At the right age, involving children in the household financial planning process can be a good way to teach responsible money management. Children internalize best practices when they not only receive meaningful instruction, but have visible, positive role models as parents. If parents want to impart a lesson of “buy only what you can afford,” but the intended audience sees the parents struggling with debt, buying items obviously in excess of needs, the lesson won’t get through.
Involvement and modeling are the keys to passing on good financial lessons to the next generation (not financial management classes in school, which have been shown to do more harm than good). In a discussion about allowance for kids, Consumerism Commentary reader Kilae offered the following suggestion:
Another system I read about was a couple that gave their child 10% of their household income. While it sounds ludicrous, with that 10% the child had to pay an itemized bill that was 10% of the household bills: a 10% share of the mortgage, a 10% share of the utilities, a 10% share of the grocery bill, a 10% of the long-term savings and college savings, and so on. When all was said and done, the kid had around $15 left per month as play money — not a ludicrous amount, and it showed the child exactly what the parents’ money was being used on and why budgets were important.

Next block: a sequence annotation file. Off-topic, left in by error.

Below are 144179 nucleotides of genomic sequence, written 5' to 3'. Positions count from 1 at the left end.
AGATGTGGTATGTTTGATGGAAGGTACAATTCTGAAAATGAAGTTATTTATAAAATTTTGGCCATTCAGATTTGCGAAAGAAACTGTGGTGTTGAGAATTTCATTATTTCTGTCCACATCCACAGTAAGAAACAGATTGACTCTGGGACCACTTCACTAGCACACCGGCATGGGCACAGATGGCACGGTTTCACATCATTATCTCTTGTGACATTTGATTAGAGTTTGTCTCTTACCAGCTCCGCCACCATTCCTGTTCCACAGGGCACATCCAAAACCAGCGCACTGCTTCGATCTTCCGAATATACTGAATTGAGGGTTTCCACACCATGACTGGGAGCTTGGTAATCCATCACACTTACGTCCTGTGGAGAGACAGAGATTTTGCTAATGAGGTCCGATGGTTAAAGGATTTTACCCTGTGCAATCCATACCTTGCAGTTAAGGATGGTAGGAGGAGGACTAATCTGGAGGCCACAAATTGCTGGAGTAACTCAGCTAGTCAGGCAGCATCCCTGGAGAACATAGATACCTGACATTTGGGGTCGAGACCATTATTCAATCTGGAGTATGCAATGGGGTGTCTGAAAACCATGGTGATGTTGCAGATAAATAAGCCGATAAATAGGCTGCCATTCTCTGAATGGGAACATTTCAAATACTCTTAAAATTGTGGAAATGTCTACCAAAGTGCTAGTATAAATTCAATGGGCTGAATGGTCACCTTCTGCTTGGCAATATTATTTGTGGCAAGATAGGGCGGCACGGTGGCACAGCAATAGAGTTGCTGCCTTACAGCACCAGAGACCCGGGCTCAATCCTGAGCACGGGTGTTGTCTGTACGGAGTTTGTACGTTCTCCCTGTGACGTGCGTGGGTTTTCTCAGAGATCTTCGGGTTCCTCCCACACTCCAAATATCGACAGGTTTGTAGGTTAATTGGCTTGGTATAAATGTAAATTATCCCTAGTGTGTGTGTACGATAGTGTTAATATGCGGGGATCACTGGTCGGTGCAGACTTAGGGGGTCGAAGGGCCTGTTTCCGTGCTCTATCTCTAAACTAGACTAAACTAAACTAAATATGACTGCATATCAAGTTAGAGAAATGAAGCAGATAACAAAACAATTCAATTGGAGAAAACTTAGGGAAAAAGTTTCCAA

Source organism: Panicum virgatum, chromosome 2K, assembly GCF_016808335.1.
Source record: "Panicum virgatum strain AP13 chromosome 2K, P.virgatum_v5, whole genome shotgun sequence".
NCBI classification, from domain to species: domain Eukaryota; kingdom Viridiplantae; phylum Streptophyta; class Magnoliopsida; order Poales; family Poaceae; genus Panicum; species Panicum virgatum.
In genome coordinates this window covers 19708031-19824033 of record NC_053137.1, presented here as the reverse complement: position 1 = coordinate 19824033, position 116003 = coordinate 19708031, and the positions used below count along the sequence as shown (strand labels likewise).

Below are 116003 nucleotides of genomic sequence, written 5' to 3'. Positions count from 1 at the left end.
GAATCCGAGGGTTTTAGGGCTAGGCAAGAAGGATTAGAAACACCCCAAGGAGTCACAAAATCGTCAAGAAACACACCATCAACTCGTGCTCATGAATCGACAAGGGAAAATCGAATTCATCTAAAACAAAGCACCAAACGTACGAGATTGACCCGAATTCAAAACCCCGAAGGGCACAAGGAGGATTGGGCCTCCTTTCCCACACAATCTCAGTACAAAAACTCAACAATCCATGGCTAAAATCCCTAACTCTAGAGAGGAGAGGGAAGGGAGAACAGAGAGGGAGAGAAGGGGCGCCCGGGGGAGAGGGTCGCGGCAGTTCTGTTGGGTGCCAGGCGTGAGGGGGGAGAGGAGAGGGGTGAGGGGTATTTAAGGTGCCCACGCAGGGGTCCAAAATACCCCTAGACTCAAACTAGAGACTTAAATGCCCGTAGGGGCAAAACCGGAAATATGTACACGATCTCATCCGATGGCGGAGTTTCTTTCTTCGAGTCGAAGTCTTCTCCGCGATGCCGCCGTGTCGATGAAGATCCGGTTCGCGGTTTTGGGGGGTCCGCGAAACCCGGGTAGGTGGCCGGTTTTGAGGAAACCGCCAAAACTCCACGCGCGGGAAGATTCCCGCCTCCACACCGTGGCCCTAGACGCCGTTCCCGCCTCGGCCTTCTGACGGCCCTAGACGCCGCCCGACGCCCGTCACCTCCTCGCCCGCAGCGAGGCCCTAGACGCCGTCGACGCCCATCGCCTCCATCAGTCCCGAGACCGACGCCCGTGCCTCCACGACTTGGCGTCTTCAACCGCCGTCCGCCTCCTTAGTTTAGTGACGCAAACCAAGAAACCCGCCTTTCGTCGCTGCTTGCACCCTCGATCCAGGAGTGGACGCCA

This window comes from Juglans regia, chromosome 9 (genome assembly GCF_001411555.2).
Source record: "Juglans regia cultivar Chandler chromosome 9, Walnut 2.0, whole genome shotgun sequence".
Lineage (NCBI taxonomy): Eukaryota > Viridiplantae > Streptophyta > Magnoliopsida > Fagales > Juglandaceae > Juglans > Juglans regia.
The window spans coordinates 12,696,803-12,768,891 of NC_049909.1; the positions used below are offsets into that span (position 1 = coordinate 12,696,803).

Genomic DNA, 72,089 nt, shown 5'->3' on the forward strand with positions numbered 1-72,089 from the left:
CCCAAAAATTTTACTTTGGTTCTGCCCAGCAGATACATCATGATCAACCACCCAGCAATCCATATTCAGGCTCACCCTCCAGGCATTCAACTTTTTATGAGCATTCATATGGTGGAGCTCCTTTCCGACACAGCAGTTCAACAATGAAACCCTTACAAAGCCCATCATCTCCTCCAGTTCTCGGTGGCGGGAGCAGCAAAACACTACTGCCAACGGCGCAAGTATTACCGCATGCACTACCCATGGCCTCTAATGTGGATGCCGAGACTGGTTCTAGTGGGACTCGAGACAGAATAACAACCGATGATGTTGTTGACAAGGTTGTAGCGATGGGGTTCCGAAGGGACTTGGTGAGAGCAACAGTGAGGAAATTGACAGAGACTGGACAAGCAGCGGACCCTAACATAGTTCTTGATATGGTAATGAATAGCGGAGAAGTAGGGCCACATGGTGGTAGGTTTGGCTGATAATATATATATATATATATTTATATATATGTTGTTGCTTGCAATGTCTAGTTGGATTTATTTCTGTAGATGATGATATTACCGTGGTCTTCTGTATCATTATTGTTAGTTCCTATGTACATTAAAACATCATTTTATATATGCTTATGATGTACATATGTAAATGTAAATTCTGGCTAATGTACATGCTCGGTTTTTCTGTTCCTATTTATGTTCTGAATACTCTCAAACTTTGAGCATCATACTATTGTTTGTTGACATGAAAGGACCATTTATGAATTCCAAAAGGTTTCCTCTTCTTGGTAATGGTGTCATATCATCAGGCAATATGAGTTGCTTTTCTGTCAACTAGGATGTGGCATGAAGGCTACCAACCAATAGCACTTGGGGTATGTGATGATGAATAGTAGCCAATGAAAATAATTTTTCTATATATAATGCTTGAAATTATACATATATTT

While there is something to be said for shielding children from the stresses of household financial management so they can concentrate on their educational priorities, this system could be very effective. With an active role in the family’s finances, a preteen or teenager can build valuable experiences that will translate directly to how he will manage finances when his responsibilities include a household of his own.
There’s a possible social drawback. Parents should try to ensure that children do not take these lessons as admonition of a family that does not, at least outwardly, appear to manage finances with the same skill and dedication. A judgmental attitude or a feeling of financial superiority are potential effects of an intense focus on effective money management. While financial lessons are important, I prioritize teaching children not to be judgmental, particularly based on appearances.
Is requiring involvement and shared responsibility a good way to teach financial lessons to children?